Rick Howard: For Denise, she's the closest personification the security community has to an international information and intelligence sharing ambassador. And you know that I'm all about the information sharing. We have talked many times on this show about the Cyber Threat Alliance, an ISAC for our security vendors or more accurately an ISAO for Information Sharing and Analysis Organizations that are not part of the U.S. government's official critical infrastructure designation, and famous for their dedication to automating intelligence sharing with members. But Denise is arguably the automated information sharing bannerman for the security community.
Denise Anderson: I consider it myself an evangelist for global information sharing and information sharing is so simple.
Denise Anderson: It's such a key piece of situational awareness and understanding the threats that are out there and sharing best practices within the sector, helping each other out all the time. We see this constantly within the ISACs and in particular in the Health-ISAC.
Denise Anderson: Doing simple things like information sharing, getting support and buy-in from the top of the organization to do those kinds of things, especially when an incident happens so that everyone could learn from it and protect themselves as a result, is absolutely something easy that can be done and something that we should be doing. And, shame on us if we don't because the bad guys do.
Denise Anderson: Health-ISAC is actually on the forefront of automation. They were one of the first ISACs to adopt automated sharing, and we're doing some amazing things in that realm.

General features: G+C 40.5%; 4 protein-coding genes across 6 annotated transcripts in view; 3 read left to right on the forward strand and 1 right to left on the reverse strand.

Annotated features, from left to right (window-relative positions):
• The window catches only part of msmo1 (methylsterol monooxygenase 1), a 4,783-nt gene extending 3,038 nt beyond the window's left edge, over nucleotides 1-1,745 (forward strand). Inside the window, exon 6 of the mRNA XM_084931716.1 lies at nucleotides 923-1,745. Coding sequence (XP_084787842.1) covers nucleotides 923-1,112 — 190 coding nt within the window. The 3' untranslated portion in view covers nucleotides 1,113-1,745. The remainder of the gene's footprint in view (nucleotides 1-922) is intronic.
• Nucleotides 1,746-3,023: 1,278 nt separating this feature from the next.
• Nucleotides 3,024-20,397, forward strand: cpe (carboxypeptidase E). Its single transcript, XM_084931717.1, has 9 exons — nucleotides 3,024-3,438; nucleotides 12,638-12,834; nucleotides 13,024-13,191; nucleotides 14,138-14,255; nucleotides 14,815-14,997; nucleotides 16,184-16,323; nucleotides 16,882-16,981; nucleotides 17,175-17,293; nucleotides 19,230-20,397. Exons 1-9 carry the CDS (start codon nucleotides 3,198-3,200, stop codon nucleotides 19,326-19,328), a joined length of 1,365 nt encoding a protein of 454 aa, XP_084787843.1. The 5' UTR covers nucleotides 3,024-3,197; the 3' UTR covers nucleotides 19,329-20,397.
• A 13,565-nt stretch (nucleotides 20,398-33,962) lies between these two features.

Rick Howard: Our third guest at the Hash Table today is Rick Dotan, the Carolina Complete Health CISO, and he is the perfect guy to help demonstrate the complexity in the healthcare vertical.
Rick Howard: His company Carolina Complete Health provides services to the healthcare community, but they are also a nationwide insurance company. In other words, a giant financial company too. Here's Rick Doten.
Rick Doten: When we're looking at the Healthcare-ISAC, the things we talk about are probably 90% the same: What ransomware is out there. Hey, has anyone seen this? Who has advice on that?
Rick Doten: We're also tracking our adversaries and they are doing the same and maybe some of their adversaries are different or maybe more, but fundamentally we're doing the same thing. If we want to go back in history, ISACs were developed because it was where the critical infrastructure is and you fit in a critical infrastructure.
Rick Doten: From a size standpoint, there's a lot of big financial institutions. And even in the FS-ISAC, they have their own little club of the big Wall Street boys. In the Healthcare-ISAC, it is mostly, providers and labs and different hospitals systems and things like that. And we are one of four very large healthcare providers that are a part of it. There's not a lot of us at that level.
Rick Doten: We are actually looking at the Financial Services-ISAC because there are more at our level as far as, size. And I think that's more of a contributor to how we do things.
Rick Doten: I was on a round table yesterday and I said, Yeah, I represent a very, very large company who has silos of individuals in every single, role you can imagine. And I know that I am not, like others on this call. My viewpoint's very, very different
Rick Howard: If you surveyed a bunch of security executives across all verticals and had them rank stack each vertical in terms of cybersecurity maturity, my guess is that most would put the financial vertical somewhere near the top and the medical vertical somewhere in the lower third.